Archaeological evidence point out that the area surrounding the city of Faiyum has been inhabited at least since the Epipalaeolithic era, making Faiyum one of the oldest cities in Africa. The first settlement appeared in the fifth millennium (not century) BC but the first written sources of the city date back to the Old Kingdom (2686–2181 BC). The ancient Egyptians used to refer to the city as Shedet and the city was famous for being the most significant center of the cult of the crocodile god Sobek.
A few millennia later, the city became a part of the Ptolemaic Kingdom and was renamed to Arsinoë. With the arrival of Christianity, Arsinoë became the seat of a bishopric and the capital of its province. Throughout the years, the city was conquered by the Romans, Arabs, and Ottomans, and today, it’s home to 3.8 million people, making it the fourth most populated city in Egypt.
Luxor (Thebes), Egypt- 5,200 Years Old
Last but not least, we round up the list of the most famous ancient cities in Africa with Luxor which was also known throughout history as Thebes. The ancient city of Thebes dates back to 3,200 BC and is the oldest city in Africa. Thebes was founded around the same time as Memphis (which isn’t on this list because it doesn’t exist anymore) but in the first 1,000 years of its existence, it was overshadowed by Memphis and Herakleopolis Magna.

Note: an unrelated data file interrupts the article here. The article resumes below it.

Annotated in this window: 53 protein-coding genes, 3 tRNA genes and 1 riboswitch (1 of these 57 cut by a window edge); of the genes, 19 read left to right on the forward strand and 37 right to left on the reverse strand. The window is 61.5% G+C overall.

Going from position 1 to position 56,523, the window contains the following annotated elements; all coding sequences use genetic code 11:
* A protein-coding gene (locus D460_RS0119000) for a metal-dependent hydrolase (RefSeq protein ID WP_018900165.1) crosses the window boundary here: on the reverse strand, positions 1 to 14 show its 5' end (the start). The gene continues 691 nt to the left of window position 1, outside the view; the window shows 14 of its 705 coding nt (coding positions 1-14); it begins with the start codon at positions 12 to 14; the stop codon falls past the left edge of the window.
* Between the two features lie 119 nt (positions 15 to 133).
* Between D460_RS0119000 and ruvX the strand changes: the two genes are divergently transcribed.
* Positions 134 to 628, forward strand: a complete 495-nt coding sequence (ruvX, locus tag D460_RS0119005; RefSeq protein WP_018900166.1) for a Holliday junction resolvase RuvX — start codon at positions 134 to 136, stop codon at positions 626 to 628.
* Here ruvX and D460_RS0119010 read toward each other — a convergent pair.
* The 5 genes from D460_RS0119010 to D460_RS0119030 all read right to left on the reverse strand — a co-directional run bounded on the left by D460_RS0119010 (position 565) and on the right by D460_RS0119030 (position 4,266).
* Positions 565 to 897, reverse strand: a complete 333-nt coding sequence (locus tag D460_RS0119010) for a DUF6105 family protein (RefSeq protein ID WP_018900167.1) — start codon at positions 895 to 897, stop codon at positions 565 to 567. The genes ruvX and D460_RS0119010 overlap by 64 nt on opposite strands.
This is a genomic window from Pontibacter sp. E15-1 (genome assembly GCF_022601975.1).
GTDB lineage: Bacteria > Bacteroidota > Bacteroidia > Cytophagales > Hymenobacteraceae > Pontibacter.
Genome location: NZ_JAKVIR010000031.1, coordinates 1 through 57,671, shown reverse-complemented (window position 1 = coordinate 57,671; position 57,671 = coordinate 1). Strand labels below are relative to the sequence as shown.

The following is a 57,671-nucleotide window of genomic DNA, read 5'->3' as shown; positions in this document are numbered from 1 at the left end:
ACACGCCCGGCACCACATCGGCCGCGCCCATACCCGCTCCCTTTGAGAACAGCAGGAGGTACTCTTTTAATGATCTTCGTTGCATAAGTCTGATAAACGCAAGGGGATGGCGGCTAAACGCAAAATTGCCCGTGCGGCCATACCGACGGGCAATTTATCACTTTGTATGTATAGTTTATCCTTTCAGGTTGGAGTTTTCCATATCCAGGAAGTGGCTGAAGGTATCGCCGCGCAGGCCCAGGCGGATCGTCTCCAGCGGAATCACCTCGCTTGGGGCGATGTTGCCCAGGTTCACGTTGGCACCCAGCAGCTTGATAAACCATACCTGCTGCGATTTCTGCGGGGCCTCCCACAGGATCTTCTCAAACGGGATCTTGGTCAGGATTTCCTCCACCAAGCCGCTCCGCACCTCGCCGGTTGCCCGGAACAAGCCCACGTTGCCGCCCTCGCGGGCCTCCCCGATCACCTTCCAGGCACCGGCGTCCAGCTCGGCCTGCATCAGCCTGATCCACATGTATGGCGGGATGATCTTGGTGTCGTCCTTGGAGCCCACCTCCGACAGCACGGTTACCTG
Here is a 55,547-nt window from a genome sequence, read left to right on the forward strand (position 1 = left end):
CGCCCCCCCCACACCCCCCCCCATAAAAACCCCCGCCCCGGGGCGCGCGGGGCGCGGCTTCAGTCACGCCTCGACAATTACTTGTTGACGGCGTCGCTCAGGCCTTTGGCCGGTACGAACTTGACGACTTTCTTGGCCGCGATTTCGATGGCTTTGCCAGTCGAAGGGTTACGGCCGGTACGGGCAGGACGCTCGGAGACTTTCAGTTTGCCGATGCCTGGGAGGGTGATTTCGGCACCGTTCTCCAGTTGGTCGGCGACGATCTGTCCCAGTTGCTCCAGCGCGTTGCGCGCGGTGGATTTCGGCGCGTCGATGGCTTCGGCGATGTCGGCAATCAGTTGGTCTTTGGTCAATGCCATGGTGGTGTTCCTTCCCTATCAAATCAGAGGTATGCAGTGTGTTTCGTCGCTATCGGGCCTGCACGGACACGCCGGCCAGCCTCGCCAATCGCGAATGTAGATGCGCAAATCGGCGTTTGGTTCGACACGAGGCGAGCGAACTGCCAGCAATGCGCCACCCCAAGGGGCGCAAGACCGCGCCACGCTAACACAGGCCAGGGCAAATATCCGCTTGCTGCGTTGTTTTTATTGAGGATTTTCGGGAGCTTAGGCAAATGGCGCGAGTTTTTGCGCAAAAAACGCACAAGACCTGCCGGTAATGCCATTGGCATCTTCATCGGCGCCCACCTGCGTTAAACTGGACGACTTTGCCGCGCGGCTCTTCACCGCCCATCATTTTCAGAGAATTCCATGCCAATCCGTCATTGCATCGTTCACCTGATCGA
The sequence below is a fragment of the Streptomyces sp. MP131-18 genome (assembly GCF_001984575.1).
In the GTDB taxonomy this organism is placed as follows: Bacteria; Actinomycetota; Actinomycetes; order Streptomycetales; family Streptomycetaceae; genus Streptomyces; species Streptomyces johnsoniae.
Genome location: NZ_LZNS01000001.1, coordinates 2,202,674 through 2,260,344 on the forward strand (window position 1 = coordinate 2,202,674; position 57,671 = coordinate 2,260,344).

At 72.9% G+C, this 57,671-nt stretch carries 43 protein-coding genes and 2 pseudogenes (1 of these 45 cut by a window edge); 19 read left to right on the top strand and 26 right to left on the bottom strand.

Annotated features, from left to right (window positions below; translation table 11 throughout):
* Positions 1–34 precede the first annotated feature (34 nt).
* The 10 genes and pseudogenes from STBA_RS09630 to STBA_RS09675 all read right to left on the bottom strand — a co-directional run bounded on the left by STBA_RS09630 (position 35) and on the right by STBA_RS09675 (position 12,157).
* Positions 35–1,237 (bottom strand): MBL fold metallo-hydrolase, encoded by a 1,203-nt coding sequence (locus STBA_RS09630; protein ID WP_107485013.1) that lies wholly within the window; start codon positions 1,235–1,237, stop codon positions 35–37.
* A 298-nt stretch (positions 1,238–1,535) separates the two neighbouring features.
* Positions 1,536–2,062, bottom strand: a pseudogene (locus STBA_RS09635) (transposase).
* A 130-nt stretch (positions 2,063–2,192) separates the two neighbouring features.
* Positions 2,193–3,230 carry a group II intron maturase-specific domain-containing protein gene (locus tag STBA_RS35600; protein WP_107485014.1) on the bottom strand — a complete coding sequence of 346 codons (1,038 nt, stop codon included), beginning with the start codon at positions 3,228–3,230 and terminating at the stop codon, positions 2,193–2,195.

However, Thebes was the fastest growing city between 3,000 and 2,000 BC and it became the capital of the Egyptian Kingdom in 2,135 BC. The city eventually fell first to the Macedonians, and later to the Romans, Arabs, and Ottomans but throughout the years it remained the religious capital of Egypt as the city of the god Amun-Ra. Today, Luxor is home to 1.3 million people, it is the fifth-largest city in Egypt, and home to a plethora of fascinating historic sites.
Did you like this list of ancient cities in Africa? Did you ever have the chance to visit some of the oldest cities in Africa? Which one was your favorite and which one would you like to visit next? Feel free to share your thoughts in the comments below.